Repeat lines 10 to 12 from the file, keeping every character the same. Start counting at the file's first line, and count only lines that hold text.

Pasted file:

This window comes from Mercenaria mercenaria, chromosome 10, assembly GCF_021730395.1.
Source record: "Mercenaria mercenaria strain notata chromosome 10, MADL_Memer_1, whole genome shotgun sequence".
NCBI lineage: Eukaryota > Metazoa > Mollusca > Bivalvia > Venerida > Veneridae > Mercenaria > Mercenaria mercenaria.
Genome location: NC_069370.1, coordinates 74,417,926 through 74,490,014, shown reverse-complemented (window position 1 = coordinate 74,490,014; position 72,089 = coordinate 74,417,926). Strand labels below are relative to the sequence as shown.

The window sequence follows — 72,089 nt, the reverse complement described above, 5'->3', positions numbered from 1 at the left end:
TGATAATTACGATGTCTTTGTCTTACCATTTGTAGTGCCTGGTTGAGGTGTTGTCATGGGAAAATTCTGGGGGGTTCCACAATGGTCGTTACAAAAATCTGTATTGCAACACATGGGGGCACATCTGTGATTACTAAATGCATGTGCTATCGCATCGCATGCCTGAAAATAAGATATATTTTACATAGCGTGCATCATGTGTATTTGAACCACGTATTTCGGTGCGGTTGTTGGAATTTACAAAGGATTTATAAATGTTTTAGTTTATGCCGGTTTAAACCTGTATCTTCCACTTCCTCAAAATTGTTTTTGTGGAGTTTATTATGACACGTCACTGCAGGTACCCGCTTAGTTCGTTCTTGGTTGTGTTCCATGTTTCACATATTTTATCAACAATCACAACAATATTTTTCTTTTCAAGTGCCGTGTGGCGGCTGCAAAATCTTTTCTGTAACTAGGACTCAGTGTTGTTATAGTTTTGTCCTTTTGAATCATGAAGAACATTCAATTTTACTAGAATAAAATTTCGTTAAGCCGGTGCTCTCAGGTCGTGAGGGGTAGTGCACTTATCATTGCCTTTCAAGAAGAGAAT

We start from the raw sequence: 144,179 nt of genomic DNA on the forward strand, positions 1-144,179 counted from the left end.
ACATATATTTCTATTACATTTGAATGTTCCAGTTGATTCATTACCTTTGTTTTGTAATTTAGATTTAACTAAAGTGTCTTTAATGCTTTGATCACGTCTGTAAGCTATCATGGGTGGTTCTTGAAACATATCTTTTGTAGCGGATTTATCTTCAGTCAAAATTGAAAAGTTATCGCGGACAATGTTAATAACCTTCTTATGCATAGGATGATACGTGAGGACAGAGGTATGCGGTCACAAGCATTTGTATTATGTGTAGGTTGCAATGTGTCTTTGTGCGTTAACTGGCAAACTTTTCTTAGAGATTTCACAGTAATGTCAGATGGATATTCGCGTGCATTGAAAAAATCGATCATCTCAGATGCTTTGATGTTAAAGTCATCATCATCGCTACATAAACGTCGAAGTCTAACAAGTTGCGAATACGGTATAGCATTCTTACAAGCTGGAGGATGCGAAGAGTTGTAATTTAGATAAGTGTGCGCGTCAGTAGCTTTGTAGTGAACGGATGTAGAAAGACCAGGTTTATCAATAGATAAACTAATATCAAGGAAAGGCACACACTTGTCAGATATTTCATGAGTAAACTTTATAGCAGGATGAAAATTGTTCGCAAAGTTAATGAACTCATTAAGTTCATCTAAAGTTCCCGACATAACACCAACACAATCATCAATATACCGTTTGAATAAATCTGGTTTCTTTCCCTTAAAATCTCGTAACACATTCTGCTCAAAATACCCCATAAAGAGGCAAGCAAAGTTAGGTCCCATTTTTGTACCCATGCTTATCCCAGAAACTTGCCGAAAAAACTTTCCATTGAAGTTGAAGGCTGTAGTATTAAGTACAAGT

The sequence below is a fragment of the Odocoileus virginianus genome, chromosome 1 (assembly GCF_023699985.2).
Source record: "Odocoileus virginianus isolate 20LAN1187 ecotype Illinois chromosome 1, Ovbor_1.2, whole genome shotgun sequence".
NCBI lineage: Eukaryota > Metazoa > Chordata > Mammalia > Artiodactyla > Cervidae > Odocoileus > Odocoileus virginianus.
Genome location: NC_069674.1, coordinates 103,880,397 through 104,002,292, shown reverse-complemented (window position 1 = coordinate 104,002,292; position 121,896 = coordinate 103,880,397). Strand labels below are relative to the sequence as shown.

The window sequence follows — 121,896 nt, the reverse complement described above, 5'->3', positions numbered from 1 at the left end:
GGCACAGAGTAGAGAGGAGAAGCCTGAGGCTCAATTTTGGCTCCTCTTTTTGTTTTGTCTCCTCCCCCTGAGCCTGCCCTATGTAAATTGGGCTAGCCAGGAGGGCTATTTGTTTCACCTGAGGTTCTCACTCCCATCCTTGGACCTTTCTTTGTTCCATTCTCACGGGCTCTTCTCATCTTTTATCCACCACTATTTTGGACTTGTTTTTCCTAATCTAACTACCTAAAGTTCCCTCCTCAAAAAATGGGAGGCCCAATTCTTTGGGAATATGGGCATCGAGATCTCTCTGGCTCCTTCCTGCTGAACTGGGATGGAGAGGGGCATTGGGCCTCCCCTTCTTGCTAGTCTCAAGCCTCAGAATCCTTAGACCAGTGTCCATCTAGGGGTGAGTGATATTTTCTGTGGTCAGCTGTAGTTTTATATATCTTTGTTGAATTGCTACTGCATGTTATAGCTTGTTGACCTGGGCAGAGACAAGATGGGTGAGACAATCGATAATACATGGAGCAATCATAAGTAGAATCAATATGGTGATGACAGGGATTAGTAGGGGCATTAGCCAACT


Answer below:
Source record: "Odocoileus virginianus isolate 20LAN1187 ecotype Illinois chromosome 1, Ovbor_1.2, whole genome shotgun sequence".
NCBI lineage: Eukaryota > Metazoa > Chordata > Mammalia > Artiodactyla > Cervidae > Odocoileus > Odocoileus virginianus.
Genome location: NC_069674.1, coordinates 103,880,397 through 104,002,292, shown reverse-complemented (window position 1 = coordinate 104,002,292; position 121,896 = coordinate 103,880,397). Strand labels below are relative to the sequence as shown.